In any event, nothing about cricket seems suited to the American national character: its rich complexity, the infinite possibilities that could occur with each delivery of the ball, the dozen different ways of getting out, are all patterned for a society of endless forms and varieties, not of a homogenized McWorld. They are rather like Indian classical music, in which the basic laws are laid down but the performer then improvises gloriously, unshackled by anything so mundane as a written score.
Cricket is better suited to a country like India, where a majority of the population still consults astrologers and believes in the capricious influence of the planets â€” so they can well appreciate a sport in which, even more than in baseball, an ill-timed cloudburst, a badly prepared pitch, a lost toss of the coin at the start of a match or the sun in the eyes of a fielder can transform the outcome of a game. Even the possibility that five tense, hotly contested, occasionally meandering days of cricketing could still end in a draw seems derived from ancient Indian philosophy, which accepts profoundly that in life the journey is as important as the destination. Not exactly the American Dream.
Ha ha! That makes me giggle. Though to be honest I’m not convinced. Cricket’s popularity in India and elsewhere is an historical accident. If in the early days of cricket in America they’d had some home-grown cricketing heroes demolishing visiting English players and some ambitious entrepreneurs touring the game around the country and bringing in the dosh I reckon things woulda turned out differently.
Cricket’s also bloody popular back home. I’m pretty sure the majority of Australians don’t consult astrologers or believe in the capricious influence of planets (of pollies? yes, but planets? not so much). Or certainly we don’t do it any more than Americans do.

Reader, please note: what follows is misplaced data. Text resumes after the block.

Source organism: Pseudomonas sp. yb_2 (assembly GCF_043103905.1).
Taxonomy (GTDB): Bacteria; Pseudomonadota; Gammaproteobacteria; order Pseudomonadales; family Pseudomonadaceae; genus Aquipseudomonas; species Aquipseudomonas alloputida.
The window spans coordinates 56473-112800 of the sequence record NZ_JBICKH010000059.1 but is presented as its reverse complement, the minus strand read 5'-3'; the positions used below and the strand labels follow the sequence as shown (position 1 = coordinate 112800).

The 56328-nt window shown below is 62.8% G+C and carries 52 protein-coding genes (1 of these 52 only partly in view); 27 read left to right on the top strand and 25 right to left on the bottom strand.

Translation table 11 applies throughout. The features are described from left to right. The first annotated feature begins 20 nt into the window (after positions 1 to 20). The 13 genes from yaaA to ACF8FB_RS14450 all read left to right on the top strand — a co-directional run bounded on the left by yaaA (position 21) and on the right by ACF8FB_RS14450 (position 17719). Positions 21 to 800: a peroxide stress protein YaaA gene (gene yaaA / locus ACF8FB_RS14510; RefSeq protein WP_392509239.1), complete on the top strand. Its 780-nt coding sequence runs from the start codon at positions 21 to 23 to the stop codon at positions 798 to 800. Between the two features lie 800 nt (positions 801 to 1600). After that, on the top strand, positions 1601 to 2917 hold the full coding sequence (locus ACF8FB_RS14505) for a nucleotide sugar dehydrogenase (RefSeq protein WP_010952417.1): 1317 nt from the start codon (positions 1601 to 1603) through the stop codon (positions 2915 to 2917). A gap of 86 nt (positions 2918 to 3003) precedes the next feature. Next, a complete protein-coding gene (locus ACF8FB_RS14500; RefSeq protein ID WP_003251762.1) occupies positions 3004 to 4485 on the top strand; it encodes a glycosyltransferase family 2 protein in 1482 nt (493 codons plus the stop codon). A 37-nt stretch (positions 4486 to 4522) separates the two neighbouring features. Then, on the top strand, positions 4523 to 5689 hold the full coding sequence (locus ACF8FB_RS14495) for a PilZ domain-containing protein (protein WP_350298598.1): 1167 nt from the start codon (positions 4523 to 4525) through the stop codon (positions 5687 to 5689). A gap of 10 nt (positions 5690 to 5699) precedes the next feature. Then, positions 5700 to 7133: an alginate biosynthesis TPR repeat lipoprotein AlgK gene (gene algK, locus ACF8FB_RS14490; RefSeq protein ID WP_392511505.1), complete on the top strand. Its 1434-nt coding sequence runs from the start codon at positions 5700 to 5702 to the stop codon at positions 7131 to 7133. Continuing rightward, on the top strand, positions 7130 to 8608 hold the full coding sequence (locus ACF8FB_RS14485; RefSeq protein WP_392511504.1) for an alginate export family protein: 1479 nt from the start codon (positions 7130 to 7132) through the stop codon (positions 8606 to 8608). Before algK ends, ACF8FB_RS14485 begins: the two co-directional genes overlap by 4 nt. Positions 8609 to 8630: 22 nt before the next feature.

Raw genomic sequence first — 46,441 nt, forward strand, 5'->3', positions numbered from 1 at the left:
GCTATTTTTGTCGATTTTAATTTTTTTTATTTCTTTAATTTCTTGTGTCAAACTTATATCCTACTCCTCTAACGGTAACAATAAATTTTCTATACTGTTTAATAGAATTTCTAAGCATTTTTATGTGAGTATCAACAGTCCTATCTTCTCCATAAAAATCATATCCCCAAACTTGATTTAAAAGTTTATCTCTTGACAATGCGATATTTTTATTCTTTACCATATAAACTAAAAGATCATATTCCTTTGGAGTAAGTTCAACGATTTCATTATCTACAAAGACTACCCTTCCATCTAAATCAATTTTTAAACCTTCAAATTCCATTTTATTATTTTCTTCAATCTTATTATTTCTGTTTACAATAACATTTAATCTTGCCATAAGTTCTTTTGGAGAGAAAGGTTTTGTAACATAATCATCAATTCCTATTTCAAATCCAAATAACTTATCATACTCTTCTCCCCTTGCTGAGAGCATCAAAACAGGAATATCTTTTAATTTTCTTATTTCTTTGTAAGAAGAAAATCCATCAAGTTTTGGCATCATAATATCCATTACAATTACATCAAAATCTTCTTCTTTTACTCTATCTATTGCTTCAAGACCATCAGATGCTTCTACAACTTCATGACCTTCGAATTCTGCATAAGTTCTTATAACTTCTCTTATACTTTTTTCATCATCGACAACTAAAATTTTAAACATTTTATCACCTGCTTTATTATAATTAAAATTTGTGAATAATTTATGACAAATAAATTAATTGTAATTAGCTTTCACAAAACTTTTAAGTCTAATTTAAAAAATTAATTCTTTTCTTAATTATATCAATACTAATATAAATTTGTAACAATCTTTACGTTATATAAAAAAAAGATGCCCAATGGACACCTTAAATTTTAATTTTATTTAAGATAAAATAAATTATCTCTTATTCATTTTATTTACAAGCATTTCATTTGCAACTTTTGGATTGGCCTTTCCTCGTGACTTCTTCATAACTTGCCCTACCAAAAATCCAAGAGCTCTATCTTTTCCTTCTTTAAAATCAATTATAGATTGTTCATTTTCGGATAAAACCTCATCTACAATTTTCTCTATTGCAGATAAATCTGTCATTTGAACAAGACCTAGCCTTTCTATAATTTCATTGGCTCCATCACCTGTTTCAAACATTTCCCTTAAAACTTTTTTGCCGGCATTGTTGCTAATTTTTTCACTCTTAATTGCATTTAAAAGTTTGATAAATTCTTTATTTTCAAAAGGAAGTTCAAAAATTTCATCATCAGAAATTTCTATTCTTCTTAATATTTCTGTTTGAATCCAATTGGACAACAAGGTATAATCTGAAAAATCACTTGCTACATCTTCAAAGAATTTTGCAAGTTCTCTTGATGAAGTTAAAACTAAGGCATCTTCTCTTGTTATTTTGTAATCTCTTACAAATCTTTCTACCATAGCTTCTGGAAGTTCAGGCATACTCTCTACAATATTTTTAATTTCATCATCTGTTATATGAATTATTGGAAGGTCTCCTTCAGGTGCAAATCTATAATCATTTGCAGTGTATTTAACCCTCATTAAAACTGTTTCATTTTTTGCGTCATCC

I’m always suspicious of sketches of “national character”. I’m not saying there aren’t difference between nations. I’m often amazed by the extraordinary confidence of the middle and upper classes in the US, especially the white folk. So many of them seem to have this sense of the inevitability of their own success (whether it’s happened yet or not). I’ve never met so many people who are just waiting for their first million, their first broadway show, big movie role, bestselling novel. No question in their mind that it will happen. Even if they’ve never acted or ever written anything longer than a limerick.
But I’ve also met enough Americans who are not like that, and Australians who are, to be wary of typing a whole people. People are complicated and large groups of them even more so and you can never discount regional and class and racial and gender differences.
I also wonder how much of that disturbing confidence is real and how much of it is people saying what they think they’re supposed to be saying.
Back home you’re emphatically not supposed to say stuff like that. If you do you’re a wanker who writes tickets on yourself. Being up yourself is one of the worst things anyone can say about you.
Here that attitude doesn’t seem nearly so wide spread. For instance American English has no home-grown synonyms (that I’ve heard) for “writing tickets” “being stuck up”, “getting above yourself”, “being up yourself”, or “being a wanker”. Mostly because they almost never accuse anyone of that kind of behaviour. Nor do they have the terms “tall poppies” or “cultural cringe”.
So while it might be true that on the whole Americans=confident and Australians=not confident. It could also be that we just know what we are and aren’t allowed to say out loud. If an Aussie says “I’m a genius!” odds are they’re being sarcastic. If a Usian says it not so much. But does the Aussie secretly think they are a genius while the Usian secretly fears they are not?
And, um, did I mention that I have a new book out, Magic’s Child? And, er, it’s not too foul. Really. Well, um, other people think it’s okay. Sorry. Don’t mind me. I’ll get out of your way now . . .